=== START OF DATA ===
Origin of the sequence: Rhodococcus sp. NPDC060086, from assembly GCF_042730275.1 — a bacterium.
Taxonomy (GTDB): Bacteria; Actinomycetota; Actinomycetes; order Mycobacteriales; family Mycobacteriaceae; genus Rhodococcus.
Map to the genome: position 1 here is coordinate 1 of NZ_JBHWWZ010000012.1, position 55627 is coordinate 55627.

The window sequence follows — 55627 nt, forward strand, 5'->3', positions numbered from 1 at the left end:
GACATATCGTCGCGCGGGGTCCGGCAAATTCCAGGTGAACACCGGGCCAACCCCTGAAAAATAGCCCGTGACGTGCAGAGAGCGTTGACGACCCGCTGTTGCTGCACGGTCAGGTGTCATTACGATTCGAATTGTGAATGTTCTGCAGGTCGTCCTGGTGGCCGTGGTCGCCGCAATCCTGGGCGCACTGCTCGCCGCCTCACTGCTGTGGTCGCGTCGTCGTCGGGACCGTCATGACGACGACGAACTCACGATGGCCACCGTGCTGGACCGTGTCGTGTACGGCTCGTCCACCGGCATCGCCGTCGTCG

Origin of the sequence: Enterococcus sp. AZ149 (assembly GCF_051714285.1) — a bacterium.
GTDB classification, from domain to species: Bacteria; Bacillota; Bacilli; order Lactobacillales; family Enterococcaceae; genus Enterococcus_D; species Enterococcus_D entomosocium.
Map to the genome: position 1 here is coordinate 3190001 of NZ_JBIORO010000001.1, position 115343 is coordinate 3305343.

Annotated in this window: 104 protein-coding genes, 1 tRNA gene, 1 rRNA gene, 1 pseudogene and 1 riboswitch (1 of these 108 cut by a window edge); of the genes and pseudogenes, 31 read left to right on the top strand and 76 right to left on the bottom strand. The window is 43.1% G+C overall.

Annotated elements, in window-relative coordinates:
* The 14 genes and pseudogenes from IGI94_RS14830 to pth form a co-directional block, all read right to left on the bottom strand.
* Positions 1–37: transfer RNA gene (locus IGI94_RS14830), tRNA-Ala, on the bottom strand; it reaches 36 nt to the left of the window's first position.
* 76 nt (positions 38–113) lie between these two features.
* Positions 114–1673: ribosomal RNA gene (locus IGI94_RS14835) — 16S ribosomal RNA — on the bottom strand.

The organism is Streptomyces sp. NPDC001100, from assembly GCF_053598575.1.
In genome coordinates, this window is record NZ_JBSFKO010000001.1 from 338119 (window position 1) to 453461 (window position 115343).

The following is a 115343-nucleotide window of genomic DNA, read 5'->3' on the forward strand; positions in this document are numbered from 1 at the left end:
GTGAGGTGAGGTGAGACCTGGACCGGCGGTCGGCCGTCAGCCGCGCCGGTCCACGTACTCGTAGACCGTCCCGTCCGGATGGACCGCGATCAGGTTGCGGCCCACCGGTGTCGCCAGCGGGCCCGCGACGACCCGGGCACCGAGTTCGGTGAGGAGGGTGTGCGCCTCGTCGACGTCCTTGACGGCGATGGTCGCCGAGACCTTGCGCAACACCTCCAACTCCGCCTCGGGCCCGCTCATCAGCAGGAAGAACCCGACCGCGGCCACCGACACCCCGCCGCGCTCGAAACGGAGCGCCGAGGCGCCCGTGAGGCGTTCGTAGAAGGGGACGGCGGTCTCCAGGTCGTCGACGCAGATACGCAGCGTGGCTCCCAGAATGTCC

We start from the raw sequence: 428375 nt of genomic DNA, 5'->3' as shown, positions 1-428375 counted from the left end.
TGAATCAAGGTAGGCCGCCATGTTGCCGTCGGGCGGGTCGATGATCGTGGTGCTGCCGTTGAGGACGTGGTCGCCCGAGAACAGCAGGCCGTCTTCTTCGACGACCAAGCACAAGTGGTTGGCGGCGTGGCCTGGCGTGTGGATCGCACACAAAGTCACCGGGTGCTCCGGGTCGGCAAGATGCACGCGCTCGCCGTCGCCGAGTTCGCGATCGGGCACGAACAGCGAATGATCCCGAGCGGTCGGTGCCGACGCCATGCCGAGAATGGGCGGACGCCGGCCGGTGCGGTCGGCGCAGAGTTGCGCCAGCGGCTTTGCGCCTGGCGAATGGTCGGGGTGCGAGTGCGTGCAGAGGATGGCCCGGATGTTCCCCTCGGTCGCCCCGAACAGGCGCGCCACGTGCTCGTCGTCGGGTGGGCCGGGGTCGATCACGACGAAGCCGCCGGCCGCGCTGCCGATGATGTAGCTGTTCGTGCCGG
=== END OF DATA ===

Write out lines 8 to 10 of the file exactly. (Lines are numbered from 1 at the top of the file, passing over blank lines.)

Map to the genome: position 1 here is coordinate 3190001 of NZ_JBIORO010000001.1, position 115343 is coordinate 3305343.

Annotated in this window: 104 protein-coding genes, 1 tRNA gene, 1 rRNA gene, 1 pseudogene and 1 riboswitch (1 of these 108 cut by a window edge); of the genes and pseudogenes, 31 read left to right on the top strand and 76 right to left on the bottom strand. The window is 43.1% G+C overall.

Annotated elements, in window-relative coordinates: